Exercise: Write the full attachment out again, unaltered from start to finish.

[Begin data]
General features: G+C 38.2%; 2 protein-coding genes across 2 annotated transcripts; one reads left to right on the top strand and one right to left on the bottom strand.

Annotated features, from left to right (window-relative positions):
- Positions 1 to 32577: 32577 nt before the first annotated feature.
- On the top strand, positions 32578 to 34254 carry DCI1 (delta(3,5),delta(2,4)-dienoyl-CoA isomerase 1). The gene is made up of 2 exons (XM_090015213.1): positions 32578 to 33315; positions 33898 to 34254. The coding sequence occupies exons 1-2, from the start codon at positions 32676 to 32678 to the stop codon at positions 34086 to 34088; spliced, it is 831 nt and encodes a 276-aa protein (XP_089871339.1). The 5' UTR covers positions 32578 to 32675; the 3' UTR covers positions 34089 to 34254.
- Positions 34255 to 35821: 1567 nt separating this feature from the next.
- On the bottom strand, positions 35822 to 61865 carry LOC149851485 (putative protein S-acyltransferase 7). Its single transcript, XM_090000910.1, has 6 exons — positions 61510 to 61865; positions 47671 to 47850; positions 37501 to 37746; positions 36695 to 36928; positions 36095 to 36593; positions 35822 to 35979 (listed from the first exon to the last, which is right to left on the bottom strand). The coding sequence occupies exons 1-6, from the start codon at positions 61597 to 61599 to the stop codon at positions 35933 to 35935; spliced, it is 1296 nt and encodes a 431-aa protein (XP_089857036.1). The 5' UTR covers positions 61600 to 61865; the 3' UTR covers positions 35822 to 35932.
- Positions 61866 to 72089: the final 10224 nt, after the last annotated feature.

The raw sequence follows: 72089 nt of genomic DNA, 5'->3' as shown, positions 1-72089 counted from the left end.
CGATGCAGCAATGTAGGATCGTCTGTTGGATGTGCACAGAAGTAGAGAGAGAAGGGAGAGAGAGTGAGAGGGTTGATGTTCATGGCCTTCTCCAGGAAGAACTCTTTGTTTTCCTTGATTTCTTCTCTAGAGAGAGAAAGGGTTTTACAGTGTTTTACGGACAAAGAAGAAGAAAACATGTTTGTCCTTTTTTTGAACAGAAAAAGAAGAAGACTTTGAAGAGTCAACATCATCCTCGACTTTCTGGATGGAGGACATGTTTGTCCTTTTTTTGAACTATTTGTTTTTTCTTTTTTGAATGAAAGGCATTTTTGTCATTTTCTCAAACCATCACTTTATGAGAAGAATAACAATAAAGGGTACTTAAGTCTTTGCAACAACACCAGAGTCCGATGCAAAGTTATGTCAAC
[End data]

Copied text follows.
General features: G+C 38.2%; 2 protein-coding genes across 2 annotated transcripts; one reads left to right on the top strand and one right to left on the bottom strand.

Annotated features, from left to right (window-relative positions):
- Positions 1 to 32577: 32577 nt before the first annotated feature.
- On the top strand, positions 32578 to 34254 carry DCI1 (delta(3,5),delta(2,4)-dienoyl-CoA isomerase 1). The gene is made up of 2 exons (XM_090015213.1): positions 32578 to 33315; positions 33898 to 34254. The coding sequence occupies exons 1-2, from the start codon at positions 32676 to 32678 to the stop codon at positions 34086 to 34088; spliced, it is 831 nt and encodes a 276-aa protein (XP_089871339.1). The 5' UTR covers positions 32578 to 32675; the 3' UTR covers positions 34089 to 34254.
- Positions 34255 to 35821: 1567 nt separating this feature from the next.
- On the bottom strand, positions 35822 to 61865 carry LOC149851485 (putative protein S-acyltransferase 7). Its single transcript, XM_090000910.1, has 6 exons — positions 61510 to 61865; positions 47671 to 47850; positions 37501 to 37746; positions 36695 to 36928; positions 36095 to 36593; positions 35822 to 35979 (listed from the first exon to the last, which is right to left on the bottom strand). The coding sequence occupies exons 1-6, from the start codon at positions 61597 to 61599 to the stop codon at positions 35933 to 35935; spliced, it is 1296 nt and encodes a 431-aa protein (XP_089857036.1). The 5' UTR covers positions 61600 to 61865; the 3' UTR covers positions 35822 to 35932.
- Positions 61866 to 72089: the final 10224 nt, after the last annotated feature.

The raw sequence follows: 72089 nt of genomic DNA, 5'->3' as shown, positions 1-72089 counted from the left end.
CGATGCAGCAATGTAGGATCGTCTGTTGGATGTGCACAGAAGTAGAGAGAGAAGGGAGAGAGAGTGAGAGGGTTGATGTTCATGGCCTTCTCCAGGAAGAACTCTTTGTTTTCCTTGATTTCTTCTCTAGAGAGAGAAAGGGTTTTACAGTGTTTTACGGACAAAGAAGAAGAAAACATGTTTGTCCTTTTTTTGAACAGAAAAAGAAGAAGACTTTGAAGAGTCAACATCATCCTCGACTTTCTGGATGGAGGACATGTTTGTCCTTTTTTTGAACTATTTGTTTTTTCTTTTTTGAATGAAAGGCATTTTTGTCATTTTCTCAAACCATCACTTTATGAGAAGAATAACAATAAAGGGTACTTAAGTCTTTGCAACAACACCAGAGTCCGATGCAAAGTTATGTCAAC